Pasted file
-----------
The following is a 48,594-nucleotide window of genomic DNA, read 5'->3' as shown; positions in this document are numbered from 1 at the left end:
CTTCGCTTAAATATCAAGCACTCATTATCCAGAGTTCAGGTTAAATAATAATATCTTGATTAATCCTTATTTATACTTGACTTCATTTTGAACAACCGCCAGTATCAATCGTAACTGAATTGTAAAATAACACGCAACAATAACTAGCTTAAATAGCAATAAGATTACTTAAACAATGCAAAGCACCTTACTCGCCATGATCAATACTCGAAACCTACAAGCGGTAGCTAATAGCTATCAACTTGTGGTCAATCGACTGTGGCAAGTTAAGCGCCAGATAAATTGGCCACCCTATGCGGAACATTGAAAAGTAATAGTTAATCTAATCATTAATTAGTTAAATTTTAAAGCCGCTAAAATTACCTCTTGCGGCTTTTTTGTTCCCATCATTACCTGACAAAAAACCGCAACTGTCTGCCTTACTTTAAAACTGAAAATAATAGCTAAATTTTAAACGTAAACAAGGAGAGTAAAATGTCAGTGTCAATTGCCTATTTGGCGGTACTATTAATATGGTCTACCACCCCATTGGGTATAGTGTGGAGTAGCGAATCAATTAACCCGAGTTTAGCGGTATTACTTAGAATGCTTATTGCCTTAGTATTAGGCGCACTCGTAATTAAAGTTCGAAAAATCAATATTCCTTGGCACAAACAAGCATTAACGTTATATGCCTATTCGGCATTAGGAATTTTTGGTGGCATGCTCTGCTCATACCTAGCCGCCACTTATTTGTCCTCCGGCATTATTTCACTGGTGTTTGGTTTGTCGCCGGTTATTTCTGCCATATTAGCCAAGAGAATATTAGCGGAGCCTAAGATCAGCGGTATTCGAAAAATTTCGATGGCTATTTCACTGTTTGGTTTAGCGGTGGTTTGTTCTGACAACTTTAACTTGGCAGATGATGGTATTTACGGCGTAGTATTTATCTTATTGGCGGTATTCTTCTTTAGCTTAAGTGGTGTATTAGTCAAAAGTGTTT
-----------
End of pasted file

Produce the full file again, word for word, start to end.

The following is a 48,594-nucleotide window of genomic DNA, read 5'->3' as shown; positions in this document are numbered from 1 at the left end:
CTTCGCTTAAATATCAAGCACTCATTATCCAGAGTTCAGGTTAAATAATAATATCTTGATTAATCCTTATTTATACTTGACTTCATTTTGAACAACCGCCAGTATCAATCGTAACTGAATTGTAAAATAACACGCAACAATAACTAGCTTAAATAGCAATAAGATTACTTAAACAATGCAAAGCACCTTACTCGCCATGATCAATACTCGAAACCTACAAGCGGTAGCTAATAGCTATCAACTTGTGGTCAATCGACTGTGGCAAGTTAAGCGCCAGATAAATTGGCCACCCTATGCGGAACATTGAAAAGTAATAGTTAATCTAATCATTAATTAGTTAAATTTTAAAGCCGCTAAAATTACCTCTTGCGGCTTTTTTGTTCCCATCATTACCTGACAAAAAACCGCAACTGTCTGCCTTACTTTAAAACTGAAAATAATAGCTAAATTTTAAACGTAAACAAGGAGAGTAAAATGTCAGTGTCAATTGCCTATTTGGCGGTACTATTAATATGGTCTACCACCCCATTGGGTATAGTGTGGAGTAGCGAATCAATTAACCCGAGTTTAGCGGTATTACTTAGAATGCTTATTGCCTTAGTATTAGGCGCACTCGTAATTAAAGTTCGAAAAATCAATATTCCTTGGCACAAACAAGCATTAACGTTATATGCCTATTCGGCATTAGGAATTTTTGGTGGCATGCTCTGCTCATACCTAGCCGCCACTTATTTGTCCTCCGGCATTATTTCACTGGTGTTTGGTTTGTCGCCGGTTATTTCTGCCATATTAGCCAAGAGAATATTAGCGGAGCCTAAGATCAGCGGTATTCGAAAAATTTCGATGGCTATTTCACTGTTTGGTTTAGCGGTGGTTTGTTCTGACAACTTTAACTTGGCAGATGATGGTATTTACGGCGTAGTATTTATCTTATTGGCGGTATTCTTCTTTAGCTTAAGTGGTGTATTAGTCAAAAGTGTTT